Going back to the Caribbean, we aren’t short of memorable sights be it our colonial era architecture, flora, fauna and our seasonal delights such as Carnival and other festivals. With organization and oversight from state actors and private investors, all of these potential avenues can be explored. Consider city trams, operating for tourists that pass in synchronistic flow with band routes, aerial trams along hills and nature reserves such as to Trinidad’s Maracas Bay and those operating in conjunction with other service provider stops such as eateries, musical venues and so on. With a proper transportation plan, local businesses both small and large could benefit from investment in such an initiative. Thus, the potential startup costs will be offset by long term gains, eased traffic congestion on roads and the greater likelihood of repeat business. The only liable downside to trams is that, like cruises, they’re likely to be a seasonal form of transportation with peaks and dips.
On the other hand, a more viable year-round transportation option involves creating an Uber-like entity, again with the organization and investment of both state and private actors. This will consolidate small taxi and shuttle operators under a single umbrella and be integrated with an app under a registered database. This app will allow users to track the location of their potential ride, how far it is from arrival, the current route being taken on a map as well as other relevant info. Additionally, this level of transparency adds a greater degree of security for the user and oversight without direct, rigid state control.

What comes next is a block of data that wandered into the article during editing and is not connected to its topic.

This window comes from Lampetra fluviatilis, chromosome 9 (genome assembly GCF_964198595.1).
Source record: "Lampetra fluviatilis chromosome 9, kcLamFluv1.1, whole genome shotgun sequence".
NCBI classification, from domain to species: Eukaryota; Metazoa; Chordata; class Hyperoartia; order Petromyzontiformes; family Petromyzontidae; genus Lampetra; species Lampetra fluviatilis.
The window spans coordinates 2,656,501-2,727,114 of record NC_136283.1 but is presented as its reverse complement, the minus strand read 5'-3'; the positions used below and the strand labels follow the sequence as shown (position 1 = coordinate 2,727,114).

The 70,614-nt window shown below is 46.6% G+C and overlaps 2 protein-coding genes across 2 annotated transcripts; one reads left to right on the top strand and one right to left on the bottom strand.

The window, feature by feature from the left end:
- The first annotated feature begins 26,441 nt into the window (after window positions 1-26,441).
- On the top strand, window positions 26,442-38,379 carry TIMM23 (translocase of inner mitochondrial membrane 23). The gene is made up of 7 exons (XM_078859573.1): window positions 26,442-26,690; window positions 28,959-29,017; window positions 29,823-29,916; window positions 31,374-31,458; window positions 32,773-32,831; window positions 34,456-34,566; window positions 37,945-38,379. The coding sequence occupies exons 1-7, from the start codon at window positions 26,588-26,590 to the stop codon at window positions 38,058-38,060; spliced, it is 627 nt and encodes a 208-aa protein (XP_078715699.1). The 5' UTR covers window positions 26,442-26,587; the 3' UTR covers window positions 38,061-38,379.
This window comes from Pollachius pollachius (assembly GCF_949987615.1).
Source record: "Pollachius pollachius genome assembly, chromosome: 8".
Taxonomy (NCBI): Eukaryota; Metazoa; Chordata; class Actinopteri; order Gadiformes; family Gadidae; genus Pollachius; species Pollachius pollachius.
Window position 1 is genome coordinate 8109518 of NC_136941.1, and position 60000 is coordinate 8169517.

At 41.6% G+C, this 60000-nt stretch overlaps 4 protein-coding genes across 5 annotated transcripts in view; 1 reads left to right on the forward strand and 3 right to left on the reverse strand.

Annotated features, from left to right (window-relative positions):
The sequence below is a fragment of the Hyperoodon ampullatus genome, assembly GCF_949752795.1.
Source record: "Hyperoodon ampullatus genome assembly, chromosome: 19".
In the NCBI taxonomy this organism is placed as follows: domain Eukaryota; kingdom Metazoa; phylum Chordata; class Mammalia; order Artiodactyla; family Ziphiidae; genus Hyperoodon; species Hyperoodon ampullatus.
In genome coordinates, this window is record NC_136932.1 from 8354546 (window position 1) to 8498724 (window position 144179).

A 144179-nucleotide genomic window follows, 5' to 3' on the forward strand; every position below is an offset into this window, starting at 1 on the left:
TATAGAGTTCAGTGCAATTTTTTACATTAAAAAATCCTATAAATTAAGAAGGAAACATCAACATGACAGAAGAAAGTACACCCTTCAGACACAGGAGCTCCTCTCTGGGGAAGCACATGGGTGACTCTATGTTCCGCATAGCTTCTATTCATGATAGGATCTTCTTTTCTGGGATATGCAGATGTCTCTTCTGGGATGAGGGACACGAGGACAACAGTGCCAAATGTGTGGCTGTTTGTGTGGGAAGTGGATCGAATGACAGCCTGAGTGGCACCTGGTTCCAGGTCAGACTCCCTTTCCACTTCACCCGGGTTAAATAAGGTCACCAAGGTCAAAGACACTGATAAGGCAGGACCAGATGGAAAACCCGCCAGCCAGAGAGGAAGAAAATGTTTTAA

It’s worth noting that the above, intra-island means of transportation could and should be merged not only with Festival Tourism which is seasonal but also with year round ecotourism. Hikes, nature tours and fitness, as well as meditative programmes within nature, are all forms of ecotourism that almost every Caribbean state can indulge in with the right policy, investment and respect for environmental preservation.
Zeroing In On Mass Transportation
On the other hand, there’s also the matter of mass transportation to consider. Though cruise ship tourism and conventional air transport is already established and, depending on the territory, thriving, there’s always more that could be done to improve the overall situation. Take cruise ships for example. According to a piece on Transport and Tourism, by Dr Jean Paul Rodrique, cruise tourism accounts for about 22 million tourists each year as of 2015. However, figures show that most of the actual spending by these tourists takes place on the cruise ship itself. Thus, the bulk of the profits usually go to foreign corporations operating these cruises. On the other hand, this doesn’t apply to air transport.
Things can still be done to assist this predicament. Regional inter-government cooperation can help streamline and ease the flow of tourists into all territories. Multi-island cruises and airline packages can benefit from policies and reduced bureaucratic red tape making transportation, arrival and operation easier both for tourists and business entities.
It is undeniable that transportation is the back upon which the tourism industry is built. In a rapidly changing economic climate, Caribbean nations are all obligated to continually reassess their situation and maximize their potential. With carnival just around the corner, it will be prudent to plan ahead for future seasons in the years ahead.